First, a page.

Golf—a game of inches indeed
One where you can get teed
And still have fun
If it’s fun you need
Measured in yards from tee to green
Measured in decibels when you scream
“FORE” right or left, it all depends
Where the ball decides to end
I have played golf for over 50 years, on and off. It is the most addictive pursuit, in my experience. It does not matter how well, or poorly, you play, you still want to return and try again.
“Don’t play too much golf. Two rounds a day are plenty.” —Harry Vardon
Golf started in Scotland. The locals carved a course out of the gorse in the links area, the sand hills next to the sea. It became so popular that King James II of Scotland banned it in 1457. The ban was lifted in 1502, by James IV and the game took off in popularity.
It is hard to imagine playing golf with clubs that were little more than flat pieces of steel tied to a relatively straight stick. Even in the 1940s and 50s, club makers would sand down the shafts of clubs to change the weight and flex.
“Golf… is the infallible test. The man who can go into a patch of rough alone,
with the knowledge that only God is watching him, and play his ball where it lies,
is the man who will serve you faithfully and well.” —P. G. Wodehouse
Golf is the only sport where you call penalties on yourself. Cheating in golf is frowned upon, yet also pretty common in the recreational ranks. The breakfast ball, first tee shot of the day do-over. The mulligan, another do-over. The foot wedge, kicking the ball to a more favorable position—the preferred lie where a ball is rolled to a better spot. The irony of utilizing any of these options only changes the score on the card, not in your memory. When you play in a tournament, none of these score-enhancing techniques are available and will get you disqualified if implemented.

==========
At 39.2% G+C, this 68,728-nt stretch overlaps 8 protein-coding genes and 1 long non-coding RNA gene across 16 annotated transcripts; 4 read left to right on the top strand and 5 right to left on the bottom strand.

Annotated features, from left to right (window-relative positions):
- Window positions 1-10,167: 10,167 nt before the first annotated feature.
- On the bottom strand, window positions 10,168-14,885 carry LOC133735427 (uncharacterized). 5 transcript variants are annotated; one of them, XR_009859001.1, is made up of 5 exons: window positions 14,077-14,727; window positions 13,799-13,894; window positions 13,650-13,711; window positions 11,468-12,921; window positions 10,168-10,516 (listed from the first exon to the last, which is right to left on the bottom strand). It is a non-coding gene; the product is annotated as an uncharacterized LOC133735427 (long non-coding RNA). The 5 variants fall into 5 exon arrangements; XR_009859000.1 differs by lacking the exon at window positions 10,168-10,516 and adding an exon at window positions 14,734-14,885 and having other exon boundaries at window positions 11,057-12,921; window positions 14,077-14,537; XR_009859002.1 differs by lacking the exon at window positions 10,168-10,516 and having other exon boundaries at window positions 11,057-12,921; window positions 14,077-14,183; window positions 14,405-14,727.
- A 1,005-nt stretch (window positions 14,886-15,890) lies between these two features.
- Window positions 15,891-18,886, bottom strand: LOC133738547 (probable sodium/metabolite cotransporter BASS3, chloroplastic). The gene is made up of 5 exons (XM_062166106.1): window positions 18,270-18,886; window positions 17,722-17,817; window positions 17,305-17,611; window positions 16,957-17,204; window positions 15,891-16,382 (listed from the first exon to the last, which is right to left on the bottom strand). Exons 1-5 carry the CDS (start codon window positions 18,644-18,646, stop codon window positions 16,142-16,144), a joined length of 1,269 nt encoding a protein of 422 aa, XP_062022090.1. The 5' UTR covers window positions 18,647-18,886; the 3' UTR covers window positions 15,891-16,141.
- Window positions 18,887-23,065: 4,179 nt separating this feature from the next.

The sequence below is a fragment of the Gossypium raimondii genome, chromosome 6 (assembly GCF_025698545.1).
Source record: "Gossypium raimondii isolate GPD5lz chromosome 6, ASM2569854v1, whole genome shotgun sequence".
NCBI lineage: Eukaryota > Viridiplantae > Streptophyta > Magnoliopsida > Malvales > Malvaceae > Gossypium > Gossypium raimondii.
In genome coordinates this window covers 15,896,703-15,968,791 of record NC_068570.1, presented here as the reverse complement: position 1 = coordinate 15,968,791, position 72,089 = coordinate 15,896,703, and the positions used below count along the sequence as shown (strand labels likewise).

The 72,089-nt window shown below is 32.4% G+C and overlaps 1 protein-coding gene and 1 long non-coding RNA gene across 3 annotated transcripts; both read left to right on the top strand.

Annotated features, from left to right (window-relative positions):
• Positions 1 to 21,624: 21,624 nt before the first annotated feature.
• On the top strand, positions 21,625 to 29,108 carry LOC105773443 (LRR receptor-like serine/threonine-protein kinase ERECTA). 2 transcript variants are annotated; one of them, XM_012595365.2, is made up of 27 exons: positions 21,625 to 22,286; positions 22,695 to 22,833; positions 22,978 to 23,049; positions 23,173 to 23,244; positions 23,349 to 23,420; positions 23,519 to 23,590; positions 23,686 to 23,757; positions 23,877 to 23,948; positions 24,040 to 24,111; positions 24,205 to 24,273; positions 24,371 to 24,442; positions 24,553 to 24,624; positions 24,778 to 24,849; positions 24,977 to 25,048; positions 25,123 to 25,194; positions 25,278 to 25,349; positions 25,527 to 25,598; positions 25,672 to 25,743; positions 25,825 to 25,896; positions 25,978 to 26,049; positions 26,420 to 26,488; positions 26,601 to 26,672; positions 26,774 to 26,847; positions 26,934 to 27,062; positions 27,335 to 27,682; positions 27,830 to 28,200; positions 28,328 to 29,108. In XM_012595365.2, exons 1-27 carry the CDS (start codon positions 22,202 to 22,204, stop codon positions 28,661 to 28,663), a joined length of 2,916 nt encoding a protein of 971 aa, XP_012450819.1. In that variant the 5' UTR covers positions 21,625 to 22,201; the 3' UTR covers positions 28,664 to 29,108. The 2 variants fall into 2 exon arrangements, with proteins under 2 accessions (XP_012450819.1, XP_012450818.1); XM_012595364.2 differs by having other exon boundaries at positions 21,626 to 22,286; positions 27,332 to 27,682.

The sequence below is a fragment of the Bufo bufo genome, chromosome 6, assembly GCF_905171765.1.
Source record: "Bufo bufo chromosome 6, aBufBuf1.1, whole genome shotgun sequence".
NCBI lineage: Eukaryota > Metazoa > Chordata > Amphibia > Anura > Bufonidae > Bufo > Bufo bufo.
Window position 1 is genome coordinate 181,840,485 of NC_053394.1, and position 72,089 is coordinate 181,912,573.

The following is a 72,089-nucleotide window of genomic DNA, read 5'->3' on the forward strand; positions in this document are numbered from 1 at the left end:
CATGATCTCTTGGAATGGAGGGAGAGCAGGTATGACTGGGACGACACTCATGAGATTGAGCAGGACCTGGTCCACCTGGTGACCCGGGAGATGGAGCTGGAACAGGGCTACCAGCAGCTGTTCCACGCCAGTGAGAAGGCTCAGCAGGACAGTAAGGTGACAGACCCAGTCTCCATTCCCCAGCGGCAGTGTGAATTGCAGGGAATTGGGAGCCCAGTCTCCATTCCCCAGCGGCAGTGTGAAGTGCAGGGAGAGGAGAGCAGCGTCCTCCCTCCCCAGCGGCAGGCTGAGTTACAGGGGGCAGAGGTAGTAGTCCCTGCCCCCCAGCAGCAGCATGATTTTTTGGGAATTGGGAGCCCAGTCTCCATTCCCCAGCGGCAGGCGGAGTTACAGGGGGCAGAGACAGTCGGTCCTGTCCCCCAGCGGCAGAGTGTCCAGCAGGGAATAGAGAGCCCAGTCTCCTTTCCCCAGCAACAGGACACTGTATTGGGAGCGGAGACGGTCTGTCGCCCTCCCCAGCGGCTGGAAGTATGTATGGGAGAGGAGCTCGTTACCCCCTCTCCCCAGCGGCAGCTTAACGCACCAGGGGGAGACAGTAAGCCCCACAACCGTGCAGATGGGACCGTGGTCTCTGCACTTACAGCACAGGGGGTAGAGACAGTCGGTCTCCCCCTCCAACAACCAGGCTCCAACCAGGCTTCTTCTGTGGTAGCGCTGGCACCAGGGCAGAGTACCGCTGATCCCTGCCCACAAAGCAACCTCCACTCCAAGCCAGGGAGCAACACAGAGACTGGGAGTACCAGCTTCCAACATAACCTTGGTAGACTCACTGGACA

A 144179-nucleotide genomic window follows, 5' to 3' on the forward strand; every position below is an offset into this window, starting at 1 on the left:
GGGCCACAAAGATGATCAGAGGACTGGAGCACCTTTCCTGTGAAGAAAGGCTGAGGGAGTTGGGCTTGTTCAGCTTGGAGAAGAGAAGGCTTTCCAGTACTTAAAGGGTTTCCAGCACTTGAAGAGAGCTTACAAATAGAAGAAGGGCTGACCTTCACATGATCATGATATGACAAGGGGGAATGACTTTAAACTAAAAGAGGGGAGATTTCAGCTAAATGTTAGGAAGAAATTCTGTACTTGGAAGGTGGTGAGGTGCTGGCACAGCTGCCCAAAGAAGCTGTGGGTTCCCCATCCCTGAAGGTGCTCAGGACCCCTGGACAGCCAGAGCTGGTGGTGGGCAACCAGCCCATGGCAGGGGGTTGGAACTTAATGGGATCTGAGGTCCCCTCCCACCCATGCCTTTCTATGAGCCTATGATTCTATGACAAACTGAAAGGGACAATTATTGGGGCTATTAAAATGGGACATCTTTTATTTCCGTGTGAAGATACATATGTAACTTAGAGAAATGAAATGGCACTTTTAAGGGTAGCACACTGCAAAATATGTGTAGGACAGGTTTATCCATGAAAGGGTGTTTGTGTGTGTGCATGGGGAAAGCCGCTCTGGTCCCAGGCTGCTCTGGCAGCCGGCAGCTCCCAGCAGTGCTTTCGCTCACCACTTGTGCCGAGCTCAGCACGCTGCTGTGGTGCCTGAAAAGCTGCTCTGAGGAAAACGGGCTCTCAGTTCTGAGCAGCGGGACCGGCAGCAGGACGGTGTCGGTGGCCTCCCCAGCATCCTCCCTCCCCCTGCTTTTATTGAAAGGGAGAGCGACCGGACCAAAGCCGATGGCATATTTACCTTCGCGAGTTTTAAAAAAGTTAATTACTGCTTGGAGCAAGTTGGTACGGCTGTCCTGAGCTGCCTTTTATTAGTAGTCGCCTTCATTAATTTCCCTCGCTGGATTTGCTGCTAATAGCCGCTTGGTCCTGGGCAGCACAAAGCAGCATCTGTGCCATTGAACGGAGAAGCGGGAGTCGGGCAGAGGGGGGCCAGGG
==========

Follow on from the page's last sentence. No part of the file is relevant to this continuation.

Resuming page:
A golfer must be very precise in the execution of each shot to achieve a good score. Even the slightest miscalculation, an error of one degree in aim can spell doom. If you are hitting a 100-yard shot and you are off by one degree, the ball will be 5.2 feet off course. Not a lot, but perhaps enough to catch a sand trap or bounce off the edge of the green and run away.
“It took me seventeen years to get three thousand hits in baseball.
It took one afternoon on the golf course.” —Hank Aaron
Errors add up quickly. A golfer must continually try again. Even the professionals cannot hit the ball perfectly every time. The attitude has to be “Hit it, go find it, and hit it again!” You cannot let a past mistake linger in your mind or it will influence the next shot. You know how to hit it. You have trained and practiced but the last time one of the hundreds of things that can go wrong went wrong. Forget that and hit it again.
“Golf is about how well you accept, respond to, and score with your misses
much more so than it is a game of your perfect shots.” —Dr. Bob Rotella
With all that said, a gust of wind, slippery footing, or a random noise behind you can send your perfect shot careening into a pond, a bunker, or the woods. Unforeseen and unaccountable, yet your only recourse is to go find it and hit it again (presuming it is hittable).
So how is golf like financial planning? No matter how well we plan, no matter how great our software or our insight into the markets, something will inevitably change the calculus. We know how to plan. When we deliver a plan, it is perfect. It is the day after we deliver the plan that everything can change.
We have had two years of remarkable change. Too many changes to innumerate here. How is your financial plan? If you would like us to take a look, please give me a call.
Listen: That Golf Song by Duff Daddy